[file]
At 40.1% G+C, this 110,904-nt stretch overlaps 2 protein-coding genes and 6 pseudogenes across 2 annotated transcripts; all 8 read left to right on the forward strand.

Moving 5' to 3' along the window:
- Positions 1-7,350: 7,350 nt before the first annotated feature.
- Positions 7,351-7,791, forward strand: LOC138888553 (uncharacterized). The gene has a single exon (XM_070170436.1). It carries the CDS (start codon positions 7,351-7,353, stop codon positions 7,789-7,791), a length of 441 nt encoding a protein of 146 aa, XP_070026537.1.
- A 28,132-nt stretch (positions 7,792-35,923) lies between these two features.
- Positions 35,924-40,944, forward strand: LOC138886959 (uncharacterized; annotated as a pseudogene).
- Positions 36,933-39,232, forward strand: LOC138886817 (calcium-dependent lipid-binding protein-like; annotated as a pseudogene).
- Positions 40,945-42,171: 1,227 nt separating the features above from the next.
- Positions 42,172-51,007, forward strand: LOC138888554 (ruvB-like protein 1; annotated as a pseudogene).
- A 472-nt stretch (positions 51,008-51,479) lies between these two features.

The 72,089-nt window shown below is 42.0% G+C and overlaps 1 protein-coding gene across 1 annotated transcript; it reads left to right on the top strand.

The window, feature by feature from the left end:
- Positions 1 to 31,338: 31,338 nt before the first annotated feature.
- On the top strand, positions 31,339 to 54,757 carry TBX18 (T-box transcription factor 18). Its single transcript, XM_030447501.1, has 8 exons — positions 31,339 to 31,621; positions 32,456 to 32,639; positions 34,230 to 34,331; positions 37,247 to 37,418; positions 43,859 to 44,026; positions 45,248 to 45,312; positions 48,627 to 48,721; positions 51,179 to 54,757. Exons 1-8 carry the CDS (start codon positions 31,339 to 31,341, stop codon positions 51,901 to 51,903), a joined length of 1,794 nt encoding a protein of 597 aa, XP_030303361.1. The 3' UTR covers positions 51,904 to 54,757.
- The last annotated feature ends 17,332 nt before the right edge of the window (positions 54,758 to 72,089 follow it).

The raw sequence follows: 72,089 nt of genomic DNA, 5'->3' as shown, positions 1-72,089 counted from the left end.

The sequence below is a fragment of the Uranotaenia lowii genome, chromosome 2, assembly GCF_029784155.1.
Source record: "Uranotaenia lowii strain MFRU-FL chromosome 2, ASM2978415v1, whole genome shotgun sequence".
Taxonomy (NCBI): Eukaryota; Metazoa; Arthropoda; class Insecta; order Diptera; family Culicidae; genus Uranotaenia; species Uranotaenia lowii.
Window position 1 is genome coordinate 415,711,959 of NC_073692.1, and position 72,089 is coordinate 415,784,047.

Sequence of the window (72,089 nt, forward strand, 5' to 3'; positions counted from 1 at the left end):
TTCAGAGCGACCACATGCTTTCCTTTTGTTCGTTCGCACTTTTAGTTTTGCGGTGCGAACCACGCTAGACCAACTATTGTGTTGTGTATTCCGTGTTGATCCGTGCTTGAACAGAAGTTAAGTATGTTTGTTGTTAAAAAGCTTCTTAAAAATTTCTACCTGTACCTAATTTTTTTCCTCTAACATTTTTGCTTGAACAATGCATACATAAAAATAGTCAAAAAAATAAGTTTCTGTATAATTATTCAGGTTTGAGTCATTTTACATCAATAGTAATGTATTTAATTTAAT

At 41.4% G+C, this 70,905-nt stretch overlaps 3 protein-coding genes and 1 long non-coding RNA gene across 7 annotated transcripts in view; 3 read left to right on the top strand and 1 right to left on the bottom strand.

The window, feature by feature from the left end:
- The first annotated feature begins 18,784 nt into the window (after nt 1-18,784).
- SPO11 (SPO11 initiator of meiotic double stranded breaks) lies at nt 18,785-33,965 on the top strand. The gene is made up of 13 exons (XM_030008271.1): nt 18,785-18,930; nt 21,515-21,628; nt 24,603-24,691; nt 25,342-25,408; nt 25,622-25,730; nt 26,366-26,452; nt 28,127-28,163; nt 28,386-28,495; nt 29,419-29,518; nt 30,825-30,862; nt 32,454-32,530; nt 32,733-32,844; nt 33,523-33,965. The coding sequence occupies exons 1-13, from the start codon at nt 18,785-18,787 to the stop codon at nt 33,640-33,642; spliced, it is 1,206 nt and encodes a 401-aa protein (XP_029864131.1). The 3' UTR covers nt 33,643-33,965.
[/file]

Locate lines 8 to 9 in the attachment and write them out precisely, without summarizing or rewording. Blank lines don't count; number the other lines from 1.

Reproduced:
- Positions 40,945-42,171: 1,227 nt separating the features above from the next.
- Positions 42,172-51,007, forward strand: LOC138888554 (ruvB-like protein 1; annotated as a pseudogene).